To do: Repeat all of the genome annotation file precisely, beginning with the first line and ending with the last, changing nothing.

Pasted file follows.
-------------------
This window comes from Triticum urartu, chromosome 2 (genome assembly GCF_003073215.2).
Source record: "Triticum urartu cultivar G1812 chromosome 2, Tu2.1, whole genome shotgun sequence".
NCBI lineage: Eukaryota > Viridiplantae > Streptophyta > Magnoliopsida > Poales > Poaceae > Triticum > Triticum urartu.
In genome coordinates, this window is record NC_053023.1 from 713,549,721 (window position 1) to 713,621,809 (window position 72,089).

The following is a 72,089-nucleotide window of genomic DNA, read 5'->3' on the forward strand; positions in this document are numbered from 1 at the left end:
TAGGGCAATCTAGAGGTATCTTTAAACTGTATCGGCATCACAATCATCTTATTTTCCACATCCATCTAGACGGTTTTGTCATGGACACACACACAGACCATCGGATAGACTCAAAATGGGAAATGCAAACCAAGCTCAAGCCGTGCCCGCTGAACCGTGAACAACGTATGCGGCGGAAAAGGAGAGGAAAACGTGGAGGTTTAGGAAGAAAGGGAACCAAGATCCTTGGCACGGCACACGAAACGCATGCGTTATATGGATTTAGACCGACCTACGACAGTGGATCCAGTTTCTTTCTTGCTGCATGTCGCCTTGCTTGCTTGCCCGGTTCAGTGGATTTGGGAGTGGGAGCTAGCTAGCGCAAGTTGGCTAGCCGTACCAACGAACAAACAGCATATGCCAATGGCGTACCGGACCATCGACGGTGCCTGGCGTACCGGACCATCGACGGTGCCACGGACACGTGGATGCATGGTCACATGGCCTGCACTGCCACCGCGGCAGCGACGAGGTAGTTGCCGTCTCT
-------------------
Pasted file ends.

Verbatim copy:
This window comes from Triticum urartu, chromosome 2 (genome assembly GCF_003073215.2).
Source record: "Triticum urartu cultivar G1812 chromosome 2, Tu2.1, whole genome shotgun sequence".
NCBI lineage: Eukaryota > Viridiplantae > Streptophyta > Magnoliopsida > Poales > Poaceae > Triticum > Triticum urartu.
In genome coordinates, this window is record NC_053023.1 from 713,549,721 (window position 1) to 713,621,809 (window position 72,089).

The following is a 72,089-nucleotide window of genomic DNA, read 5'->3' on the forward strand; positions in this document are numbered from 1 at the left end:
TAGGGCAATCTAGAGGTATCTTTAAACTGTATCGGCATCACAATCATCTTATTTTCCACATCCATCTAGACGGTTTTGTCATGGACACACACACAGACCATCGGATAGACTCAAAATGGGAAATGCAAACCAAGCTCAAGCCGTGCCCGCTGAACCGTGAACAACGTATGCGGCGGAAAAGGAGAGGAAAACGTGGAGGTTTAGGAAGAAAGGGAACCAAGATCCTTGGCACGGCACACGAAACGCATGCGTTATATGGATTTAGACCGACCTACGACAGTGGATCCAGTTTCTTTCTTGCTGCATGTCGCCTTGCTTGCTTGCCCGGTTCAGTGGATTTGGGAGTGGGAGCTAGCTAGCGCAAGTTGGCTAGCCGTACCAACGAACAAACAGCATATGCCAATGGCGTACCGGACCATCGACGGTGCCTGGCGTACCGGACCATCGACGGTGCCACGGACACGTGGATGCATGGTCACATGGCCTGCACTGCCACCGCGGCAGCGACGAGGTAGTTGCCGTCTCT